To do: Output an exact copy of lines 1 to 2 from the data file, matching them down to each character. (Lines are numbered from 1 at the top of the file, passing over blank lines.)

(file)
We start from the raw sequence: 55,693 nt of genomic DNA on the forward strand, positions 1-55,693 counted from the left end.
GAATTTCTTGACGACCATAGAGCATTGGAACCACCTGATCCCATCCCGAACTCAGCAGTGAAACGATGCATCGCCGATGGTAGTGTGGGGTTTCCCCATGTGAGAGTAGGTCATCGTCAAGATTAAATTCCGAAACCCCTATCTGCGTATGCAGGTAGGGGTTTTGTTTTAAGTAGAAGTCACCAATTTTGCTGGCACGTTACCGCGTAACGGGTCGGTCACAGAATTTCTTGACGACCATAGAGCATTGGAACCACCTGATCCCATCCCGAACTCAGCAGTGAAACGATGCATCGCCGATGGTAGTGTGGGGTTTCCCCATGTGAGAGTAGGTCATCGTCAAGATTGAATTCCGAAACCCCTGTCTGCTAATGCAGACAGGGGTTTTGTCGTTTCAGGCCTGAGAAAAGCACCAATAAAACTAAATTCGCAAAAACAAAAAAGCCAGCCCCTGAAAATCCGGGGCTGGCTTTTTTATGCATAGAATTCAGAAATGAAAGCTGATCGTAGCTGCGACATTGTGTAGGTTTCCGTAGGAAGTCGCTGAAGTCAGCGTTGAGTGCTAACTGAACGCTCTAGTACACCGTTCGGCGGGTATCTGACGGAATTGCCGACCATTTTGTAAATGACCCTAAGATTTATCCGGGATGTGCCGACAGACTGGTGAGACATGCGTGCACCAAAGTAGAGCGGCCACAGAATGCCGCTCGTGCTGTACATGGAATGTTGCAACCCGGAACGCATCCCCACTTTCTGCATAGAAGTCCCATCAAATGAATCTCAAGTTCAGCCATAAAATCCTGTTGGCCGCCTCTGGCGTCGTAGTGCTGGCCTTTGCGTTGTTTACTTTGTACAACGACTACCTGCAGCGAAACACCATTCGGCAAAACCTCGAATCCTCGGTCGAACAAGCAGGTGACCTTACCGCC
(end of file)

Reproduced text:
We start from the raw sequence: 55,693 nt of genomic DNA on the forward strand, positions 1-55,693 counted from the left end.
GAATTTCTTGACGACCATAGAGCATTGGAACCACCTGATCCCATCCCGAACTCAGCAGTGAAACGATGCATCGCCGATGGTAGTGTGGGGTTTCCCCATGTGAGAGTAGGTCATCGTCAAGATTAAATTCCGAAACCCCTATCTGCGTATGCAGGTAGGGGTTTTGTTTTAAGTAGAAGTCACCAATTTTGCTGGCACGTTACCGCGTAACGGGTCGGTCACAGAATTTCTTGACGACCATAGAGCATTGGAACCACCTGATCCCATCCCGAACTCAGCAGTGAAACGATGCATCGCCGATGGTAGTGTGGGGTTTCCCCATGTGAGAGTAGGTCATCGTCAAGATTGAATTCCGAAACCCCTGTCTGCTAATGCAGACAGGGGTTTTGTCGTTTCAGGCCTGAGAAAAGCACCAATAAAACTAAATTCGCAAAAACAAAAAAGCCAGCCCCTGAAAATCCGGGGCTGGCTTTTTTATGCATAGAATTCAGAAATGAAAGCTGATCGTAGCTGCGACATTGTGTAGGTTTCCGTAGGAAGTCGCTGAAGTCAGCGTTGAGTGCTAACTGAACGCTCTAGTACACCGTTCGGCGGGTATCTGACGGAATTGCCGACCATTTTGTAAATGACCCTAAGATTTATCCGGGATGTGCCGACAGACTGGTGAGACATGCGTGCACCAAAGTAGAGCGGCCACAGAATGCCGCTCGTGCTGTACATGGAATGTTGCAACCCGGAACGCATCCCCACTTTCTGCATAGAAGTCCCATCAAATGAATCTCAAGTTCAGCCATAAAATCCTGTTGGCCGCCTCTGGCGTCGTAGTGCTGGCCTTTGCGTTGTTTACTTTGTACAACGACTACCTGCAGCGAAACACCATTCGGCAAAACCTCGAATCCTCGGTCGAACAAGCAGGTGACCTTACCGCC